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    Well, Apple is replacing AT&T, so it's not like it's completely going tech-nutty. That said, I find the S&P 500 to be a much better metric than the Dow. And they still have Verizon.

    Going back to the OP's original claim, the stock market is not supposed to, even in principle, represent "real economic growth". I would be very wary of investment advice from someone who thought that. It's intrinsic valuation is driven not by corporate production, but by corporate profits - production less expenses and taxes. As an investment, it's valuation is also determined by its favorability compared to other investments. One reason for this long bull market is the absence of alternatives. Bond interest is low, except for the very riskiest.

    As far as the theory that precious metals represent intrinsic value, that theory predicts that the ratio of the gold to silver price is constant with time. I would encourage people to take a look at that plot and determine whether they think this theory is any good based on that.
  9. Mar 12, 2015 #8
    Anyway it will get up and crash again and so on forever. Cycle of money, market and life.
  10. Mar 12, 2015 #9


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    Compare the Dow with the Vanguard Total Stock Market ETF (VTI) over the last ten years.

    Dow: up about 65%
    VTI: up about 82%

    I get similar results for the last five years.

    (Be careful reading the charts! The % value in large font at the top is the gain since the market opened today; look in the upper left corner of the chart box for the 10-year gain.)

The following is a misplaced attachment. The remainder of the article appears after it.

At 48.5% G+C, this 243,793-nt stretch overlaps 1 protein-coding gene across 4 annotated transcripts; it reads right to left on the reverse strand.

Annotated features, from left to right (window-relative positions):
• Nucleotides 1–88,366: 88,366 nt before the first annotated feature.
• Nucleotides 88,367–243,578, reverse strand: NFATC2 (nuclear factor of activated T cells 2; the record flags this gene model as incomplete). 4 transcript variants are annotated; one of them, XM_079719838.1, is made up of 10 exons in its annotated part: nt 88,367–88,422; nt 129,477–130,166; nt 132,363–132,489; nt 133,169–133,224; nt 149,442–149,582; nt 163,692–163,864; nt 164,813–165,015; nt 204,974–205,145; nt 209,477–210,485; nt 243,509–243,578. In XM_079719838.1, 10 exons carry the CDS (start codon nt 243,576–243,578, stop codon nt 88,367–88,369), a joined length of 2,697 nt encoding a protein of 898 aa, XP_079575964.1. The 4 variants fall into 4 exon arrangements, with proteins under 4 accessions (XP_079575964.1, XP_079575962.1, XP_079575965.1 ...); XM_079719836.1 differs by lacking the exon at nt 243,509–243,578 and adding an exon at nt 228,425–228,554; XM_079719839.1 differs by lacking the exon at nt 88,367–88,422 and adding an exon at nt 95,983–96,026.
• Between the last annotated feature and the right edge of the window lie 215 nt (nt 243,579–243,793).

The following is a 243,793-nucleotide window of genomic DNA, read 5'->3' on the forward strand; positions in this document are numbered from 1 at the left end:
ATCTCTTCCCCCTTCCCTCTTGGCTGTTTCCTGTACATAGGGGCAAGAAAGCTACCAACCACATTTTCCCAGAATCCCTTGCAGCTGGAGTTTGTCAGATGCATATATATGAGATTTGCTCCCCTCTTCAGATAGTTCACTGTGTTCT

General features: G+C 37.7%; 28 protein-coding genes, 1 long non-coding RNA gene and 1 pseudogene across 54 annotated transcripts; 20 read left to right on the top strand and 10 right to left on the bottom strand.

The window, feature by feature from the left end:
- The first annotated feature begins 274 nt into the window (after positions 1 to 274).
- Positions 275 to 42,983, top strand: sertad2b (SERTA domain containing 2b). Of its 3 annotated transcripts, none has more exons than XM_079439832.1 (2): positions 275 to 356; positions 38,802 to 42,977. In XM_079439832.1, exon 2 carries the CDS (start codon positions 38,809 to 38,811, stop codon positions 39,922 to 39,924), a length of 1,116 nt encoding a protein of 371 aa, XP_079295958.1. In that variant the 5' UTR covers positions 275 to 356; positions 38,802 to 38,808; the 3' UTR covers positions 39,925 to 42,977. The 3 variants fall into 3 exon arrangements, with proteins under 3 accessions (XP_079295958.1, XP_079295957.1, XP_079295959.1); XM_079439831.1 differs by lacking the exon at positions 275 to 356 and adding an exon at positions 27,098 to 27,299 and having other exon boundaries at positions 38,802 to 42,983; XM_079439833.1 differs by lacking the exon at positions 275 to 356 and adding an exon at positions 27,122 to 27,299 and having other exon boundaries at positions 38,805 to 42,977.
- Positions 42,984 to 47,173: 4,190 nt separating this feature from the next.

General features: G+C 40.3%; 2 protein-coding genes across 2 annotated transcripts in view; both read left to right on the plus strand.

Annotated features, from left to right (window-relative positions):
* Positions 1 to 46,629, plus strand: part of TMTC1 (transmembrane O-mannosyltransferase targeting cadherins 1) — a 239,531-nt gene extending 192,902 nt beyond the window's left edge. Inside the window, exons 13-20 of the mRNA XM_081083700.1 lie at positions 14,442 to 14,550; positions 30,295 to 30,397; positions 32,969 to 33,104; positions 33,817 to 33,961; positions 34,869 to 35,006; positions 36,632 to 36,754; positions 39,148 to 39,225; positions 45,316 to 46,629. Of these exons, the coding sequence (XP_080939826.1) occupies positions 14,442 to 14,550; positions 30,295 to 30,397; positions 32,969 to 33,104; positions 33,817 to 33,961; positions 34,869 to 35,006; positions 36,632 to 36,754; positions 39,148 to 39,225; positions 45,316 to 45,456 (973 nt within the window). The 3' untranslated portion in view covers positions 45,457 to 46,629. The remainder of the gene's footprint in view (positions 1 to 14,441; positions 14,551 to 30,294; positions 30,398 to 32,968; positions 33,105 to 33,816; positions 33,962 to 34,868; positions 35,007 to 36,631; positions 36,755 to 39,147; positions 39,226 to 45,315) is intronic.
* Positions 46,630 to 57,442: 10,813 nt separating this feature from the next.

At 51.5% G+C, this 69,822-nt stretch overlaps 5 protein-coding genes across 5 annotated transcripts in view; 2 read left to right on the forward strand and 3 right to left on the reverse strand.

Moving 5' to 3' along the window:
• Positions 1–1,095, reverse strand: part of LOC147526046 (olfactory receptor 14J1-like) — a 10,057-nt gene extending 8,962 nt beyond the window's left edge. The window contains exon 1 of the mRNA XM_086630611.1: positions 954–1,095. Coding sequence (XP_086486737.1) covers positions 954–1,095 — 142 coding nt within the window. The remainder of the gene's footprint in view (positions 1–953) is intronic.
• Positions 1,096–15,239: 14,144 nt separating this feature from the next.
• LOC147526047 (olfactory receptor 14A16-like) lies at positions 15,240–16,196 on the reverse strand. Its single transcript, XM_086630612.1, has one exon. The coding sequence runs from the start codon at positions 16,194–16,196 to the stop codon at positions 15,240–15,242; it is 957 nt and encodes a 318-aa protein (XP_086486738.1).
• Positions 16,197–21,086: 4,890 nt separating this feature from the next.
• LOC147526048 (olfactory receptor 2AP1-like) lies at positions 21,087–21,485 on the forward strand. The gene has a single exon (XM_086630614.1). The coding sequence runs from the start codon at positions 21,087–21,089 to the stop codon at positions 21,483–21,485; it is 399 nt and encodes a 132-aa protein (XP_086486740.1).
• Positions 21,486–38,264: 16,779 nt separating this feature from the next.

Last edited: Mar 12, 2015
  11. Mar 12, 2015 #10
    Aside from the other problems that others have mentioned, do you also believe that from October 1 2007 to February 1 2009 that production fell almost 50%? That how much the stock market fell during that time, but that's not how much productivity fell.
    Here they have GDP growth for 2008 at -.29% and 2009 at -2.78%, and completely regaining all lost ground by the end of 2011. The point I'm getting at is you are trying to compare from a point that is obviously too low. At the height of the recession companies were oversold because there was fear of bankruptcy for many companies.

    You should really try and compare heights of business cycles to heights and lows to lows.
  12. Mar 13, 2015 #11
    It's also important to note that the Fed's QE program was literally meant to push people from keeping their money in low yield savings accounts into equities which is what has driven up American stock prices in general over the past few years. Nothing particular about the DJIA itself led to this.

    However, your comment about the tech bubbles is interesting. I really do doubt that snapchat should be valued at $15billion or whatever ridiculous valuation the Alibaba deal gave it.

    Maybe gold isn't such a bad idea right now after all.